diveAnd then you dive.

Ohhhhh, that dive…….. :]

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Filed under Big Stone Gap, book reviews, bookstore management, crafting, Life reflections, Little Bookstore of Big Stone Gap, publishing, small town USA, Wendy Welch, writing

The Monday Book: HAUNTING JASMINE by Anjali Banerjee

♪ IIIIII’m in the moooooooood ♪ for Fluff! ♪

ganeshAlthough I like most novels and memoirs about India or Pakistan, I tend to avoid the Bollywood-in-print end of that continuum. But Jasmine is about a woman who watches her aunt’s bookshop for a month. So I had to read it.

If you read Sarah Addison Allen’s charming romance Garden Spells, in which an apple tree chucks fruit at Mr. Wrong and rains petals down while wafting heady perfume at opportune moments, you have the concept of this book. The shop has a mind of its own, guarded by Ganesh, the Hindu remover of obstacles, who works in collusion with the ghosts that haunt the place.

A LOT of ghosts haunt this place. There are no surprises in this book. If it were food, it would be cotton candy. PINK cotton candy.

And very well made. Not your clumpy spun sugar, but the smooth, fluffy, cloud of sweetness that dissolves even as you start to taste it. This is a fast read, a light read, fun and fluffy.

I can hear regular readers of this blog thinking, “Yes, okay, but how is the WRITING?”

Practically non-existent. Like that spun sugar, it disappears as you’re reading it. You don’t remember turns of phrase, just the story line. And you can kinda see what’s coming, but that’s party of the pleasantness–anticipation of that next mouthful of dulce ethereal.

You don’t have to own a bookstore to enjoy the inside jokes about books, bookshops, or the customers who frequent them. But if you do, you might laugh at more places than the rest of the world. There are plenty of laughs as Jasmine struggles with her mysterious suitor, her scumbag ex-husband, and her inability to believe that Horatio and co. were right- there are more things under heaven than we might already know about.

Two cotton candy cones up for this pink-lit, chick-lit romance.

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Filed under Big Stone Gap, book reviews, bookstore management, humor, Little Bookstore of Big Stone Gap, publishing, reading, Sarah Nelson, small town USA, Uncategorized, Wendy Welch, writing

Independent Bookstores- there’s a Meme for That!

People from many corners of our round world send memes to our bookstore page. We like it; it’s a fun way to communicate ideas quickly, or share humor.

We do have to admit that, once a meme appears, it tends to appear again and again in rapid succession, because, well, great minds think alike. A shared sense of humor is a wonderful thing.

So here are some memes that have popped up more than a dozen times in the past few weeks, plus a few new ones interspersed. Enjoy!

meme library cake The library birthday cake looked to me like the perfect meme. Not something I would ever have the skill to do, but if it appeared on my doorstep, I’d certainly photograph it before diving in. Then another poster pointed out the fatal flaw: there is no cat on this cake. I’m sure that can be corrected, but isn’t it gorgeous?!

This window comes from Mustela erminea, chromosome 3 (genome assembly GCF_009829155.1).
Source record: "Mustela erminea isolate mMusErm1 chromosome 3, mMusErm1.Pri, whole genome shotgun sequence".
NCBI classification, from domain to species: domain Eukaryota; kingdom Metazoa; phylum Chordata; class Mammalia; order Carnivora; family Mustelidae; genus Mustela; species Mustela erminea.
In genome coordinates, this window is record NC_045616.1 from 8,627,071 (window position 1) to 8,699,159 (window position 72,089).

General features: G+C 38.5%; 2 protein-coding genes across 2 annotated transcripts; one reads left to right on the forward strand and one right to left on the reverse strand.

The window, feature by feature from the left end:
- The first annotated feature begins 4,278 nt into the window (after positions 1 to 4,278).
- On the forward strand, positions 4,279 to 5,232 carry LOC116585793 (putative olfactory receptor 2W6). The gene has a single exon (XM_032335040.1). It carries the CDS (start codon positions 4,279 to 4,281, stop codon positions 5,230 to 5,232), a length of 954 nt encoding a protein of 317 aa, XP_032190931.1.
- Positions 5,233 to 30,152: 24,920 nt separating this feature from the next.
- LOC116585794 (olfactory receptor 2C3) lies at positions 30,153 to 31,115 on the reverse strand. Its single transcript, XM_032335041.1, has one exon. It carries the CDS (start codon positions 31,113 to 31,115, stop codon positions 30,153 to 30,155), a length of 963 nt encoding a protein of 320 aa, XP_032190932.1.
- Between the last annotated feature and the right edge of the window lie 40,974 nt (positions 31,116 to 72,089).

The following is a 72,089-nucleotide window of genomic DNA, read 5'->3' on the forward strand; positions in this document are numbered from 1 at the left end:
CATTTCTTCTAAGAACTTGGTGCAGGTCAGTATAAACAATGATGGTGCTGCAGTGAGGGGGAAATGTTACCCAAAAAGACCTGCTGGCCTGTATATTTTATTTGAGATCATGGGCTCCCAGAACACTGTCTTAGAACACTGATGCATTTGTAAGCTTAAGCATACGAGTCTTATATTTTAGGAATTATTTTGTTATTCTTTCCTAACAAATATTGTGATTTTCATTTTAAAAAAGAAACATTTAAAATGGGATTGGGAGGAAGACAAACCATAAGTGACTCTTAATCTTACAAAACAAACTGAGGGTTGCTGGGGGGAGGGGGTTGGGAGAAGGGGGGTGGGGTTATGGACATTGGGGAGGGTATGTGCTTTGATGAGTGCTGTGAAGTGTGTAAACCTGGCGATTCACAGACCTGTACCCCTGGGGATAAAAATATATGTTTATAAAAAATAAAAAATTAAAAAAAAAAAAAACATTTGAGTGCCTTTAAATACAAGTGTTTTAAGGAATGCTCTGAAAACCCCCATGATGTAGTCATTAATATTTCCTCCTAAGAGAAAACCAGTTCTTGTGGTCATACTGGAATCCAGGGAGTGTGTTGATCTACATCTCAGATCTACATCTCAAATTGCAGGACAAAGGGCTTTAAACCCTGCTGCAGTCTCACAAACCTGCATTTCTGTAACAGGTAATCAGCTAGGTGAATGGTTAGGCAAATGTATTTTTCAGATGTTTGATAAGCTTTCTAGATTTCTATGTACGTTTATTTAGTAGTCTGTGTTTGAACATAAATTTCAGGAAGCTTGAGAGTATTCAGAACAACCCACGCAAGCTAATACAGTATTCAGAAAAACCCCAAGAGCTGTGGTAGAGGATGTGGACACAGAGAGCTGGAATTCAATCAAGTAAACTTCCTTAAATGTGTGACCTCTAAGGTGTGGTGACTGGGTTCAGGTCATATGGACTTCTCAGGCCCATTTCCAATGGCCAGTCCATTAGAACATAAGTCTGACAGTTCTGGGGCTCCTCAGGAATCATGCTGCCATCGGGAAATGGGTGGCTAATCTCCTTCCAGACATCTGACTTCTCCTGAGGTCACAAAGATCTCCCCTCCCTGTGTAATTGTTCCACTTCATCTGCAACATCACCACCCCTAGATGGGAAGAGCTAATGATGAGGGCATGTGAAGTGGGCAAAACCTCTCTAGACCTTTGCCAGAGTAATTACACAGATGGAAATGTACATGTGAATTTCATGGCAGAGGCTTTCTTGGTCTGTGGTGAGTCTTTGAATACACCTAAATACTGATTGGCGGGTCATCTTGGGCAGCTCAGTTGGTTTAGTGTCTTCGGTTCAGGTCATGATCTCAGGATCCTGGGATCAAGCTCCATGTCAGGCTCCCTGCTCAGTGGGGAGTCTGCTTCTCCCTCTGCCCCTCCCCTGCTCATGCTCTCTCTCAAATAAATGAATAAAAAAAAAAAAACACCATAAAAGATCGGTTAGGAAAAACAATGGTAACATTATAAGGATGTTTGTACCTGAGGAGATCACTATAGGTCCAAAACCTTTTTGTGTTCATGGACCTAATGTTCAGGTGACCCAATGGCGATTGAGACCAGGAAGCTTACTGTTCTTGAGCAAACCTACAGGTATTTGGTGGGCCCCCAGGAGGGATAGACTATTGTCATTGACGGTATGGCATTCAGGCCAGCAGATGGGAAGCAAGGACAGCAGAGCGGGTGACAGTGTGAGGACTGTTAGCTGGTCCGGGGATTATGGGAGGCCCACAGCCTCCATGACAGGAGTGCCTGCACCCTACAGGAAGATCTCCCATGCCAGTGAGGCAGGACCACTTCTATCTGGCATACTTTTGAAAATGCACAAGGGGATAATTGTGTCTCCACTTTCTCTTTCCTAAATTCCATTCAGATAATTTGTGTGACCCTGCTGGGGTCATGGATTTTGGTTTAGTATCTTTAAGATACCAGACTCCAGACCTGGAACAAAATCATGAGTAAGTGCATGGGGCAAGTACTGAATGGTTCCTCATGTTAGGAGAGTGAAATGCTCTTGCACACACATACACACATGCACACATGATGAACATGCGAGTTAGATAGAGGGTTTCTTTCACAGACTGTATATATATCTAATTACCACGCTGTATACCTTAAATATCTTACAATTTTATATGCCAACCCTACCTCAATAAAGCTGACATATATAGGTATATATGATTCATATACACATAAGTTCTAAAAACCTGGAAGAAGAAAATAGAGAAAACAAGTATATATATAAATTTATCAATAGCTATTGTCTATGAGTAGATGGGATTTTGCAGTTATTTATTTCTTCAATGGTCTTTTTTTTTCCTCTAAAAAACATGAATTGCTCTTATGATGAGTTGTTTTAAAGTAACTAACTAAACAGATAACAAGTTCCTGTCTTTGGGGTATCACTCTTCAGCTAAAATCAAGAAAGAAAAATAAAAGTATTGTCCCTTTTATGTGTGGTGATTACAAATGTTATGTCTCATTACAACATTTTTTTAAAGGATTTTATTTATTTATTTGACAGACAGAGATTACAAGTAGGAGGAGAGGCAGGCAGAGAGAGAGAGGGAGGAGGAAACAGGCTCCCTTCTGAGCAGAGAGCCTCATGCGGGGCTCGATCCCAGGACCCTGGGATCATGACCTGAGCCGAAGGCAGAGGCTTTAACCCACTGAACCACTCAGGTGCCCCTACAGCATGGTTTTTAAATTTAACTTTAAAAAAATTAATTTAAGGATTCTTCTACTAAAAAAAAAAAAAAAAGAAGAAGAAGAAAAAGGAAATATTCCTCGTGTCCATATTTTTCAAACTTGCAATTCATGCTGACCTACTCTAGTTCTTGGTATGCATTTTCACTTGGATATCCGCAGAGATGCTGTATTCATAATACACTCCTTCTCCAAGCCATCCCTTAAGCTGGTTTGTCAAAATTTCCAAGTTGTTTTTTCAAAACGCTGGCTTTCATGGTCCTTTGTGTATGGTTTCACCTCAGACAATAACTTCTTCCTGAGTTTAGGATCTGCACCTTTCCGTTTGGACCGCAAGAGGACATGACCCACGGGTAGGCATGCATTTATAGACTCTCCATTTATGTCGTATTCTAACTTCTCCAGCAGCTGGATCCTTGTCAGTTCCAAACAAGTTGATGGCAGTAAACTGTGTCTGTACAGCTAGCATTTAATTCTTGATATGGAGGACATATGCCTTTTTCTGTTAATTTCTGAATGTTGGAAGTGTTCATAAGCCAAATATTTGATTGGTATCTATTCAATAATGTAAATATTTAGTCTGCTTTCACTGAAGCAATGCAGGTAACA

Psst – My birthday is in May, if anyone wants to tackle this. :] Just sayin’.

 

 

meme viking cats Tempting, this. A lot of people know I crochet in order to support spays and neuters for feral and foster cats. But each time I think about making one of these, assessing the time it would take the lacerations to heal (lost crochet time) stops me. Our bookstore cats have little truck with cute clothing, sadly.

meme tankOh, but speaking of vehicles! This one has only appeared once, so far. Argentina has a long history of tanks in sad places, so what better statement than making one into a free bookmobile! If you google Argentine Book Tank, you can see photos of the books being passed out – 900 of them! (And thanks, Alma, for posting it!)

 

meme wrong bookstore

 

This is the most-repeated meme for any bookstore owner. Ever. Yep, funny. It was funny. Was……. although please don’t think me a killjoy to admit it made me nervous, too, the joke being based on someone’s name. (Snopes says this doesn’t exist, btw.) Going through American high school with the name Welch, one empathizes. :]

meme mermaid tailAnd yes, our book friends really get us. Because they keep posting crochet patterns! And this one, repeated about a dozen times, led to a great development. I can’t crochet fast enough to make all the things that cat supporters would buy, so a friend of a friend, Kate Smith, is now making mermaid tails on behalf of Foster Kitty City! I’m concentrating on hats and sandals – the other pattern people keep posting. (Keep ‘em coming, and thanks!)

Then there are the book memes – which we love to repost on our bookstore page. These sometimes have great graphics, but this week’s favorite is just text: I’m a hybrid. I run on books and tea.

Yep.

So thank you for the funny, sweet, thoughtful memes (and useful patterns) y’all post to our timelines. Keep ‘em coming, as and when.

(BTW, we delete memes or stories that have to do with hurt animals. We understand, but it doesn’t help.)

But oh, how we laughed at the one fellow bookstore owner Tina Hoerauf (Paperback Book Exchange in Neenah, WI) sent. After three straight weeks of snow-turned-into-flooding, this little gem appeared on our timeline yesterday. Thanks, Tina!

meme eeyore

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Filed under animal rescue, Big Stone Gap, bookstore management, crafting, folklore and ethnography, humor, Life reflections, Little Bookstore of Big Stone Gap, small town USA, VA, Wendy Welch

What, Me Worry?

Dont-Worry1Jack’s weekly guest post

Like Eeyore, I’m a born worrier and always have been.

But I’ve been pondering that lately, and trying hard to be much more relaxed about things.

Of course what triggered this latest bout was the atrocious weather we’ve been experiencing, coupled with a bad moment from last year. Around this time last year I was stupid enough to leave the well pump switched on at our cabin (Wendy’s writing getaway out in the TN woods) with no background heat in the place. Result – a $700 bill for repairs after a burst water pipe.

This year I reckoned the power bill for background heat would be worth it to avoid another burst and I switched off the pump. But we haven’t been there since before Christmas and in February we had temperatures down to minus 15 Fahrenheit . So one of my dark clouds began to hover as I constructed horrible scenarios in my head….